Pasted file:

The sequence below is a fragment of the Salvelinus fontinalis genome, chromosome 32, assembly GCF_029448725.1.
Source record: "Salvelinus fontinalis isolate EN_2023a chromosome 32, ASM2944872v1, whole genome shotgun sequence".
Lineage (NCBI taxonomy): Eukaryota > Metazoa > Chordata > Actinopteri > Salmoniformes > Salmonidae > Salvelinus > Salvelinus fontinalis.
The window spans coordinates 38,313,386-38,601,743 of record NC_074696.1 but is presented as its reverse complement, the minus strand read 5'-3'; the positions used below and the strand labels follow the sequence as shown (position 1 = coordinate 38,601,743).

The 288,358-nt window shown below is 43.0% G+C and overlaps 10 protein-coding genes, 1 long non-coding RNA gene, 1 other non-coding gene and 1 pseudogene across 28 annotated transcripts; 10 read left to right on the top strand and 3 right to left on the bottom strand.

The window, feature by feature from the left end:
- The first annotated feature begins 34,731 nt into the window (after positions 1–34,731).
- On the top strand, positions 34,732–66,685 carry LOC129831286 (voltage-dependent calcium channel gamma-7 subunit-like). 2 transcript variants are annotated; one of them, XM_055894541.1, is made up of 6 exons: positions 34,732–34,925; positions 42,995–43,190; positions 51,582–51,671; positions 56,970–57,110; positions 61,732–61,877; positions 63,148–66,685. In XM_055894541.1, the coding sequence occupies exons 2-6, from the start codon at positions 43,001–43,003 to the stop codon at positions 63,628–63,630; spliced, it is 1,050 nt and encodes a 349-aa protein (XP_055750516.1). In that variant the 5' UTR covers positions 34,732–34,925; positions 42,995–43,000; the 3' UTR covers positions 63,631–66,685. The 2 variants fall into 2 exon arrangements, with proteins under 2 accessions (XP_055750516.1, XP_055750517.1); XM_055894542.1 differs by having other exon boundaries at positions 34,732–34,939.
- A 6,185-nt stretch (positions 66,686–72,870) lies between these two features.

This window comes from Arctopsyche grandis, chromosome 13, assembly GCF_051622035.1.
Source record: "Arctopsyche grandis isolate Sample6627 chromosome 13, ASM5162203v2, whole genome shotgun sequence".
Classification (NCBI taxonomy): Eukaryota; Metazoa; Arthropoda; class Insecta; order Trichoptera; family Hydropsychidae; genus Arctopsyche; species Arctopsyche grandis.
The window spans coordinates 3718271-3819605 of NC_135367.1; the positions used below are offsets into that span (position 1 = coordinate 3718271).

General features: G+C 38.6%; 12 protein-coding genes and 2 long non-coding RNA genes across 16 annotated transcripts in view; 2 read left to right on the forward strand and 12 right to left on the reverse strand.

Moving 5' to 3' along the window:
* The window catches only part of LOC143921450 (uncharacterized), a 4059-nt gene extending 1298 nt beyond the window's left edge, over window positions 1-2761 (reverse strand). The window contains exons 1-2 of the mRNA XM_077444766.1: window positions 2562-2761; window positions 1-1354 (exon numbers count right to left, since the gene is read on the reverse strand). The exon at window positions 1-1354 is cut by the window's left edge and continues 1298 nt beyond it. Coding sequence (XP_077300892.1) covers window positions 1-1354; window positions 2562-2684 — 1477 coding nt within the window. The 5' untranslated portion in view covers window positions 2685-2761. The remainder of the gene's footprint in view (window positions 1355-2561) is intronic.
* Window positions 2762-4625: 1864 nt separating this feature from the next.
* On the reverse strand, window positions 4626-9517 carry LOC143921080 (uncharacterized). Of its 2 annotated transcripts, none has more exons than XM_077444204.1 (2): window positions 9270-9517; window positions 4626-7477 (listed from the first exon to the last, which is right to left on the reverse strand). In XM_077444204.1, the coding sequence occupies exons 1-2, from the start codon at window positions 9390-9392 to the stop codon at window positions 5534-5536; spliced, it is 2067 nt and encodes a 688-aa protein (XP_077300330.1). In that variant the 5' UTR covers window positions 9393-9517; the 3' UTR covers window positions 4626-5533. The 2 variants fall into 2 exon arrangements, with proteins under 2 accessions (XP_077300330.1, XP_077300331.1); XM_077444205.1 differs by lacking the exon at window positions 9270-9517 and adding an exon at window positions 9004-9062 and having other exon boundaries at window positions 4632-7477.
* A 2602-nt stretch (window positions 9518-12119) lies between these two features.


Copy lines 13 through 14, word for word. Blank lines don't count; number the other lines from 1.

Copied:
The window spans coordinates 3718271-3819605 of NC_135367.1; the positions used below are offsets into that span (position 1 = coordinate 3718271).

General features: G+C 38.6%; 12 protein-coding genes and 2 long non-coding RNA genes across 16 annotated transcripts in view; 2 read left to right on the forward strand and 12 right to left on the reverse strand.